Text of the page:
Dear Amy: "Sophie" is a very close friend. I love her dearly. We have had a couple of difficult conflicts over the years but have always recovered.
I vowed that I would never hire Sophie as my realtor because of how it would affect our friendship, but I didn't discuss this with her.
Recently, I put my home on the market, and against my better judgment, I asked Sophie to be my agent.
Within 10 days, I realized that working with her was a bad decision.
She did give me some advice about staging my home, and also sent me listings for places to rent.
We had not yet signed the contract when I told her that I loved her dearly and that she might even be the best realtor for me, but that the stress would not be healthy for our friendship.
She told me I was disloyal, abusive, that she had never had anyone in her career do something so cruel to her. She said I was not being truthful.
I asked her how I could make it up to her and she told me the only thing that would "fix this" would be for her to be my realtor.
I told her that wouldn't be healthy for me. She said, "Goodbye."
I am left wondering when, if, and how to reach out to her?
I am feeling horrible about this and would welcome your advice.
— Feeling Horrible
Dear Horrible: Realtors' income depends entirely on their success in selling houses, often through selling the properties of people in their personal circle, which then can lead to referrals for future business.
So yes, "Sophie" assumes that her closest friends will use her as their agent.
Her volatility, however, presents a "no-win": hiring her and not hiring her resulting in extreme stress for you.
Even though you had huge misgivings, you asked Sophie to be your agent. Then, in order to get out, you essentially had to "fire" her. Oops.
Her response was outrageous. It is not the behavior of someone who wants to win — and keep — your business.
You could apologize one more time and see if she cools down and responds positively, but no, you should NOT give in to her demand and use her as your agent.
You should also ponder why you want to try to continue a friendship with her. She's a bully.
Dear Amy: I have always been a quiet gal and a good listener. Because of that, people seem to gravitate toward me as a sounding board if they have a problem or want some advice or a shoulder to cry on.
I've never minded this. I try to be helpful.
There are times in my own life, though, when I might have a problem and would like to talk to someone, but these same people won't give me the time of day. I might get a sentence or two out, but it is like I've never been heard — they just go on talking about themselves.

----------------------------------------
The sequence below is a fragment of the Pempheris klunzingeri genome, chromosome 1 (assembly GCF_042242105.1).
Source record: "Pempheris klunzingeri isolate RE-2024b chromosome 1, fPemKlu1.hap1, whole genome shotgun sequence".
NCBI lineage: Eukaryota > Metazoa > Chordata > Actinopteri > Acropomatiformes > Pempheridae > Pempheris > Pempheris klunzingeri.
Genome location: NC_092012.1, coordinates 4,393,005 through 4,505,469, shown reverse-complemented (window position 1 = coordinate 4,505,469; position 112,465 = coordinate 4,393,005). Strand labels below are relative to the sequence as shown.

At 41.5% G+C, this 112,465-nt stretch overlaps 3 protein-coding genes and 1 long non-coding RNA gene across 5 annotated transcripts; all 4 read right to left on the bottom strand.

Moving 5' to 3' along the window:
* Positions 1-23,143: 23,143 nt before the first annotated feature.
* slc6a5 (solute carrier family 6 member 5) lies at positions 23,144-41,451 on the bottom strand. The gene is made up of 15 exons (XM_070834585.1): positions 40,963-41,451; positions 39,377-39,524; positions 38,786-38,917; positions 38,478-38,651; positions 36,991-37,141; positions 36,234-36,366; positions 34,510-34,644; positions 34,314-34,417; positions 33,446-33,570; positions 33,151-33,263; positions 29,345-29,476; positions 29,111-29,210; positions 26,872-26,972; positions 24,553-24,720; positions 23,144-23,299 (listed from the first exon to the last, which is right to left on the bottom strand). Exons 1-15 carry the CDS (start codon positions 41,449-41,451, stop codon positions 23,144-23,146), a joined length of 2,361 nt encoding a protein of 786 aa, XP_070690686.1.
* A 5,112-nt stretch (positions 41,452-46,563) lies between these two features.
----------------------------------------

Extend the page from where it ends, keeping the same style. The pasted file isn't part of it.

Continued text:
Why are some people like that?
Dear Quiet: Some people are like that because ... people are like that.
What you describe is so common, in fact, you — the quiet and thoughtful listener — are the true "outlier," at least in my opinion.
And what you have to offer the world overall is a large helping of grace.
I'm going to guess that a lot of the people who use you as a "sounding board" aren't actually listening all that closely to the very advice and comfort they have solicited. During those times when they should be listening attentively, they might be distractedly looking at their phones, or are busy thinking about their next venting spree.
You can try to educate your friends about how their behavior makes you feel: "You often ask me to listen to you, and I'm happy to do that but sometimes I need someone to take that same kind of time for me. I value your point of view. Can you pay closer attention during those times when I need to talk?"
Dear Amy: My heart broke reading the letter from "Surviving," who went through extreme cancer surgery and treatment during the pandemic.
My own experience with cancer treatment left me with a sort of exhausted survivor's guilt. I was so depressed.
Fortunately, my local cancer support group helped me through. Thank you for suggesting this to Surviving. It's a long road.
— Better Now
Dear Better: The outpouring of support for "Surviving" has been beautiful. Thank you.